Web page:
Below, some revisionist, background thoughts about the Republican meltdown in Congress, Seattle City Council matters, and the Middle East. I see mediagenic, dramatic conflict — but not likely to lead to a resolution.
The Speaker. The underlying political reality is the 2024 race for the House, which is likely to flip to Democratic control. (The Senate is likely to revert to GOP control, thus keeping divided government alive.) That political background is why House minority leader Hakeem Jeffries‘ offers for a bipartisan solution are largely for show, not for real. Democrats want to run against Republican chaos (rhymes with Trump mania). And the Republicans fear having a new Speaker blessed by the cursed Democrats, so the bipartisan solution is still a non-starter.
If Jeffries were serious, he might not just leave a call-me phone number, but actually make a specific offer to the Republicans, breaking the logjam. An offer might go this way: New Speaker will be a Republican, but one with at least 10 years’ experience in the House. In exchange for some Democratic votes, three powerful committees (Rules, Justice, Appropriations) must have D and R co-chairs and equal voting strength. It’s unlikely that Jeffries will make such a specific proposal, so it ought to come from Derek Kilmer or Suzan DelBene, two of our state’s moderate, problem-solving Democrats.
Meanwhile, the Republicans in the House are in showdown, big-game mode, trying to settle whether the Populists (Jim Jordan and the Trumpers), the Institutionalists (committee chairs), or the Reaganites (Kevin McCarthy) prevail. It may be best to let this football match find a winner, rather than smoothing over the feuds, but I doubt that will happen.
Farewell Symphony at Seattle City Council. Teresa Mosqueda, who is about to exit the council by getting elected to the King County Council, is trying to weigh in on the Seattle city budget. Mosqueda, the budget chair and not up for reelection this cycle, wants to protect the Jumpstart funding she authored from the Mayor’s (and the council’s) broader priorities, reserving the tax for affordable housing. Her ploy illustrates her imperious style each budget-time, continues her feud with Mayor Harrell, and favors her endangered political ally, Tammy Morales.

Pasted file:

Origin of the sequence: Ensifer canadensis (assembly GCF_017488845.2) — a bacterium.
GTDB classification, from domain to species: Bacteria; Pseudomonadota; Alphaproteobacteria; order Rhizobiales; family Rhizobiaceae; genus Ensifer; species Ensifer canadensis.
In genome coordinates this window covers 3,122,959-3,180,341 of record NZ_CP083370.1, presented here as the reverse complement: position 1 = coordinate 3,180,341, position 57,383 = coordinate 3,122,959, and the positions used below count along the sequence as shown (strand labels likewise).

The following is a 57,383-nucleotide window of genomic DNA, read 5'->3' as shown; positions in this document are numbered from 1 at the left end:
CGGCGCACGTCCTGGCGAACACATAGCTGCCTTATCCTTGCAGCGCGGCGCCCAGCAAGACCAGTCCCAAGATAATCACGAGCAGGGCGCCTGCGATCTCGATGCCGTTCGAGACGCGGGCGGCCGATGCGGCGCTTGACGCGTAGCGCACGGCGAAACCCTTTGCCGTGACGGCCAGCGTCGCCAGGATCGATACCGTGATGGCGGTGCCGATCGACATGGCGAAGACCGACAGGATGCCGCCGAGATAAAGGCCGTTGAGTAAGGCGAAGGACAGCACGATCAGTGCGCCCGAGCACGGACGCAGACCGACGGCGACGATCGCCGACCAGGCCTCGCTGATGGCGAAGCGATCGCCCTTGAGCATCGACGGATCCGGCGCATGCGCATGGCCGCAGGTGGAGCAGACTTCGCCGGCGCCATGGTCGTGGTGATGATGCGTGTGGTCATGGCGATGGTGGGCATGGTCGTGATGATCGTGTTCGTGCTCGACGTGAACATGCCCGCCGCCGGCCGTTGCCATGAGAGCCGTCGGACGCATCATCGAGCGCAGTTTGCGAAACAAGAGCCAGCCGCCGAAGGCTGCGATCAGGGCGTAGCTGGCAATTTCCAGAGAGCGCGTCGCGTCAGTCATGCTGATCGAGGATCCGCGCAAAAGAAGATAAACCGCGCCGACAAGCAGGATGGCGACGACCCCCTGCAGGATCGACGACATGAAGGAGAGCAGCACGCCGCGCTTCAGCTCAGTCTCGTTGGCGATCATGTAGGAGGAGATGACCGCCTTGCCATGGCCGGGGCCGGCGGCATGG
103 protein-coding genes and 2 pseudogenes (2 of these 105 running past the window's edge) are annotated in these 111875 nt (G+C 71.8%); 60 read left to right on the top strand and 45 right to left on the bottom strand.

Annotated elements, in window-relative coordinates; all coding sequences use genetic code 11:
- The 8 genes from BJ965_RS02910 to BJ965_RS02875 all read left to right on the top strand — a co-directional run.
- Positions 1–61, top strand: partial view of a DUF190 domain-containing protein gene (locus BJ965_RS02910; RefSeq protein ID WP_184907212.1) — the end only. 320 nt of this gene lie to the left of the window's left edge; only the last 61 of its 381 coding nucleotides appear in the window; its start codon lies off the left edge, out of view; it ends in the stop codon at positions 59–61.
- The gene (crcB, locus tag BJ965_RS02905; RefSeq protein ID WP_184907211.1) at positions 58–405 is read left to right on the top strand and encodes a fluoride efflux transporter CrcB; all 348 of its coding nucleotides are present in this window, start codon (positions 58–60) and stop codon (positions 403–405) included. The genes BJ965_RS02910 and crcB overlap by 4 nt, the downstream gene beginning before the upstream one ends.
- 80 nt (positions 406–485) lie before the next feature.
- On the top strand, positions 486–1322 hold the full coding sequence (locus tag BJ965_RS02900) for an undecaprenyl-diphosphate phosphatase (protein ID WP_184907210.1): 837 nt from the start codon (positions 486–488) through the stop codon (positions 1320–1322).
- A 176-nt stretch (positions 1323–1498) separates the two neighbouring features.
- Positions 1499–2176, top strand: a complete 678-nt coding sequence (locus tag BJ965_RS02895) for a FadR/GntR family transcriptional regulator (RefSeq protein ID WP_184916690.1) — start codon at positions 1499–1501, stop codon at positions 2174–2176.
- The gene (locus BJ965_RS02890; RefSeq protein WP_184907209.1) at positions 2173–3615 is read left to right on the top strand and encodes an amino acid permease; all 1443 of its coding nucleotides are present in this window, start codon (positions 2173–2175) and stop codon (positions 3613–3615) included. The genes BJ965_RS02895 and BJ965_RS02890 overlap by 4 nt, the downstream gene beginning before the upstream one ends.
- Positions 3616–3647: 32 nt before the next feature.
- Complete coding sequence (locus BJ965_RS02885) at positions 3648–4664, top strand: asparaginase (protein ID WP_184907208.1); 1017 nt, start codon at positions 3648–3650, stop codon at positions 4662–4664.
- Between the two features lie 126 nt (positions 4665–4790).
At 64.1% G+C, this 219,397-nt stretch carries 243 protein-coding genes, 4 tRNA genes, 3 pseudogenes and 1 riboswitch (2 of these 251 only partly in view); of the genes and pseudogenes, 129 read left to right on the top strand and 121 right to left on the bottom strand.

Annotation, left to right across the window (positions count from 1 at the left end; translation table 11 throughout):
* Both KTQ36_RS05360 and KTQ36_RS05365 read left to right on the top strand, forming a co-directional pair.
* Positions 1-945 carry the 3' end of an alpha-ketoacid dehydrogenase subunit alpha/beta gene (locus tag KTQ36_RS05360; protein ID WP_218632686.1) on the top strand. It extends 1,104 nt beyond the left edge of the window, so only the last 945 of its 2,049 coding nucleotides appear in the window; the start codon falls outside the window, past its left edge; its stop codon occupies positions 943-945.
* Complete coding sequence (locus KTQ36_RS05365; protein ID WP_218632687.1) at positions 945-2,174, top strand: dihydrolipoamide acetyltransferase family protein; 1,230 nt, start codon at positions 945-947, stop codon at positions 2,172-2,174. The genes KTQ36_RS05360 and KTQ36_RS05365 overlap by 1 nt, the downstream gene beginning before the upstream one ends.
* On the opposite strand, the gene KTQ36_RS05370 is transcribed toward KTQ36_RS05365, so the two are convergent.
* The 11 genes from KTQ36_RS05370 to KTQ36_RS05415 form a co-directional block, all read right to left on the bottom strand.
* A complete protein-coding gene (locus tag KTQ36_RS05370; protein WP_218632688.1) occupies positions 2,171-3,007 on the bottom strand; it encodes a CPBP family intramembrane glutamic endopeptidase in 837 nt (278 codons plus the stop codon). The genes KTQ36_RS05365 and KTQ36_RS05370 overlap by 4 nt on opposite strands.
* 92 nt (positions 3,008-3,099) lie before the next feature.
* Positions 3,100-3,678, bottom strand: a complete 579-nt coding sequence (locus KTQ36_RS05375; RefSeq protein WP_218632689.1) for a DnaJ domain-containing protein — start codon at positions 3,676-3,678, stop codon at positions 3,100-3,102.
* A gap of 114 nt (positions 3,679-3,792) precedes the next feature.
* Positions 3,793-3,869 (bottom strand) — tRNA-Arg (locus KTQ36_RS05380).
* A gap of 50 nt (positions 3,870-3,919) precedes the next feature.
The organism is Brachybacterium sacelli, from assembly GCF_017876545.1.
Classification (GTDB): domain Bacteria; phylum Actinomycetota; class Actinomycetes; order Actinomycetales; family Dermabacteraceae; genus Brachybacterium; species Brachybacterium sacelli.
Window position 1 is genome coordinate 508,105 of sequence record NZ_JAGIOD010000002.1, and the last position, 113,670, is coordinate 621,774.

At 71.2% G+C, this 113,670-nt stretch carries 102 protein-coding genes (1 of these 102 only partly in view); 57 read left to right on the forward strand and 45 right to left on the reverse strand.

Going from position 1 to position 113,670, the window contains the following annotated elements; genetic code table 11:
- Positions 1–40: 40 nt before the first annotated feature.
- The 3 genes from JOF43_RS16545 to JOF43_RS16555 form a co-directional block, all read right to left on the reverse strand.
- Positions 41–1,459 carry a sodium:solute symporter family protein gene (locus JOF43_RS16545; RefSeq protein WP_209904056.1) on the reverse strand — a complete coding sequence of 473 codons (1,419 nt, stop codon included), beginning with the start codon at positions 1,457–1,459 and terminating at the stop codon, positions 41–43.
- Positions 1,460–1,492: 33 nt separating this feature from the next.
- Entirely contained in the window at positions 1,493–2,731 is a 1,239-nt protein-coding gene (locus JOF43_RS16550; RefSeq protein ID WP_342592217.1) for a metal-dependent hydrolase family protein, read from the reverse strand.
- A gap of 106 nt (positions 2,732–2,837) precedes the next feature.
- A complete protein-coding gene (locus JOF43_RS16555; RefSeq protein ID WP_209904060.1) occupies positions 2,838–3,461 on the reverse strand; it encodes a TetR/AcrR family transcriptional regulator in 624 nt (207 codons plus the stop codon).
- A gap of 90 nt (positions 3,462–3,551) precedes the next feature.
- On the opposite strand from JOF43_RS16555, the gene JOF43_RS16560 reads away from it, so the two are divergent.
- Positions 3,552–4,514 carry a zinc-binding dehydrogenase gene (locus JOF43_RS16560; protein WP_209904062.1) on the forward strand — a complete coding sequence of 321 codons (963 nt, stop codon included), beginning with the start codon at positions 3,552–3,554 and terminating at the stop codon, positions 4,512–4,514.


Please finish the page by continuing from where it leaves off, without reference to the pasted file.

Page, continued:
I doubt Mosqueda will get much traction, since Harrell is far more popular than the lame-duck councilmember. But it does get her ink, which might come in handy for her new progressive leadership position at the Seattleizing county. And it can only help her prospective run for Adam Smith‘s Congressional seat or for mayor. Meanwhile, the balance of power will likely be decided when the council (not voters) picks a replacement for Mosqueda, settling the split between center-left (led by Sara Nelson) and the retirement-depleted progressives (led by Morales).
Explosive Middle East. Israel, like Ukraine, is in a proxy war between America as a declining power singing from an old hymnal, and the rising power coalition of the Outs: Iran/Russia/China. The stakes are high, which means a settlement and a hot war are unlikely — such as a stalled invasion of Gaza, a new Gaza government installed by Arab nations and easing out the doomed Netanyahu, a trip-wire, demilitarized zone around Gaza, and revived talks about a two-state solution.
Biden is an experienced-foreign-policy wartime president who will keep drumming on Israel and Ukraine, boosting his reelection chances. As ever, the Palestinian cause is a loyalty test for many Arab states, so it is not likely to be resolved but fester for many more years.
In short, stalemate in Congress, at City Hall, and in the Middle East.